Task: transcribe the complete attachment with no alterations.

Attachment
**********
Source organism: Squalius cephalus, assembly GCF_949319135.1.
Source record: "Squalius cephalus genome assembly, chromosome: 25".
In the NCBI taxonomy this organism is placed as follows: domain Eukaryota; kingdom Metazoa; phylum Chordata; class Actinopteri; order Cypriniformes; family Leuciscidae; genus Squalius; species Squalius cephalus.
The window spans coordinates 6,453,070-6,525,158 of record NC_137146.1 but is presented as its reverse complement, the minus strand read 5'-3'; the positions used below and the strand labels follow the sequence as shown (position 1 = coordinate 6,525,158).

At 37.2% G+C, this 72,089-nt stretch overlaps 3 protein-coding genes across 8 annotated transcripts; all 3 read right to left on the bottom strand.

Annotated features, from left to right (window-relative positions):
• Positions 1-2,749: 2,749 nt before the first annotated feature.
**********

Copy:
Source organism: Squalius cephalus, assembly GCF_949319135.1.
Source record: "Squalius cephalus genome assembly, chromosome: 25".
In the NCBI taxonomy this organism is placed as follows: domain Eukaryota; kingdom Metazoa; phylum Chordata; class Actinopteri; order Cypriniformes; family Leuciscidae; genus Squalius; species Squalius cephalus.
The window spans coordinates 6,453,070-6,525,158 of record NC_137146.1 but is presented as its reverse complement, the minus strand read 5'-3'; the positions used below and the strand labels follow the sequence as shown (position 1 = coordinate 6,525,158).

At 37.2% G+C, this 72,089-nt stretch overlaps 3 protein-coding genes across 8 annotated transcripts; all 3 read right to left on the bottom strand.

Annotated features, from left to right (window-relative positions):
• Positions 1-2,749: 2,749 nt before the first annotated feature.